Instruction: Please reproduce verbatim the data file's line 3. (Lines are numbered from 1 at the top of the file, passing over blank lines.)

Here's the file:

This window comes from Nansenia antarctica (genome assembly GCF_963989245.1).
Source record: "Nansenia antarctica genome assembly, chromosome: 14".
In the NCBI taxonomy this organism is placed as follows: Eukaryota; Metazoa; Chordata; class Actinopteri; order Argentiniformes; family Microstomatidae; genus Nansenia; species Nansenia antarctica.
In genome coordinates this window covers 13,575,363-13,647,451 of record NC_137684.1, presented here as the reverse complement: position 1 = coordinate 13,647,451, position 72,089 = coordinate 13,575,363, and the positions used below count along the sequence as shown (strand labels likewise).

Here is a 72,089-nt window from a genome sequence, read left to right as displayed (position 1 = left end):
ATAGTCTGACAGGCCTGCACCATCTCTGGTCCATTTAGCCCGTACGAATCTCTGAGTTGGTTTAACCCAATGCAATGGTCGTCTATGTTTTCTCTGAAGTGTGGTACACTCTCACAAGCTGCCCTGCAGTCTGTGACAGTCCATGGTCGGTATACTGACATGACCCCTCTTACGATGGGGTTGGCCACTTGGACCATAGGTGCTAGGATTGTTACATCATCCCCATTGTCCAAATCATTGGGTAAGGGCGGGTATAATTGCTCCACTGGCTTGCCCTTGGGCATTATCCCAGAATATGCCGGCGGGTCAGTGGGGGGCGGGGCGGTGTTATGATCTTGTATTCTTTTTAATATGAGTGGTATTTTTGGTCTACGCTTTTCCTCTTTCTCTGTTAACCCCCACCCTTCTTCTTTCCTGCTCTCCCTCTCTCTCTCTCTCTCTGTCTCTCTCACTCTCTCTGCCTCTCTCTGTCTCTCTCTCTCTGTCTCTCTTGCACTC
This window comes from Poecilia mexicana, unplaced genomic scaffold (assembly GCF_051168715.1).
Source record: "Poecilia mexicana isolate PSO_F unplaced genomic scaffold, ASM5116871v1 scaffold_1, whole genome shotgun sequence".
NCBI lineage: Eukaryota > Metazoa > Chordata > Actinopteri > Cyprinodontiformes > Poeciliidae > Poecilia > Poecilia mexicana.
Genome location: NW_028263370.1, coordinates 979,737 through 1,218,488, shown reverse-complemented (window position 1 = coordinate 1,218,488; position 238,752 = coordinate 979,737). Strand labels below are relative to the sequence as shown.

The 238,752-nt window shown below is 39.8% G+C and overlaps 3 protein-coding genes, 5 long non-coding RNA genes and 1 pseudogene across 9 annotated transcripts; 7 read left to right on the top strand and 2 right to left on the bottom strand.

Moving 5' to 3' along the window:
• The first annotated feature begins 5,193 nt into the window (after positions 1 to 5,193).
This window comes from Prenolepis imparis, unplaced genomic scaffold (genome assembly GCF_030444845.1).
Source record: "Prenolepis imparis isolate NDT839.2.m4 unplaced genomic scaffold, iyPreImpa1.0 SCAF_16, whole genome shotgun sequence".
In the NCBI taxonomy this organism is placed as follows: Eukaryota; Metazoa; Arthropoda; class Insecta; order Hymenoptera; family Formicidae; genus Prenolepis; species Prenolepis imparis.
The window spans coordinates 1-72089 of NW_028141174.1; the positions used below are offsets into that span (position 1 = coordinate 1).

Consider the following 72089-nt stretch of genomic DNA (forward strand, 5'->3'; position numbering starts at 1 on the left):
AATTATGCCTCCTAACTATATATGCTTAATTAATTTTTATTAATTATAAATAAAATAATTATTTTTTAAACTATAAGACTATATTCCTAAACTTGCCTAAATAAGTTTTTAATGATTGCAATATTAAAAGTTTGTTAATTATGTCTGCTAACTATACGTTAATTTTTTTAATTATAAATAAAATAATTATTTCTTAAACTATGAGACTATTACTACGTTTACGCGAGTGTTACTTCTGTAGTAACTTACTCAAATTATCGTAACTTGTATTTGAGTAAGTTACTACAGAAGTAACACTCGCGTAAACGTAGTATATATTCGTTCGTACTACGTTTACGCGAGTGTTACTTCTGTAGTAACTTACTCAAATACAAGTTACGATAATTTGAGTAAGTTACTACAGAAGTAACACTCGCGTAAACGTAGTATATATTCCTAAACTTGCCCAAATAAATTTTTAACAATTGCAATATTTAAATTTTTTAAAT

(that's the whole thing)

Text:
In the NCBI taxonomy this organism is placed as follows: Eukaryota; Metazoa; Chordata; class Actinopteri; order Argentiniformes; family Microstomatidae; genus Nansenia; species Nansenia antarctica.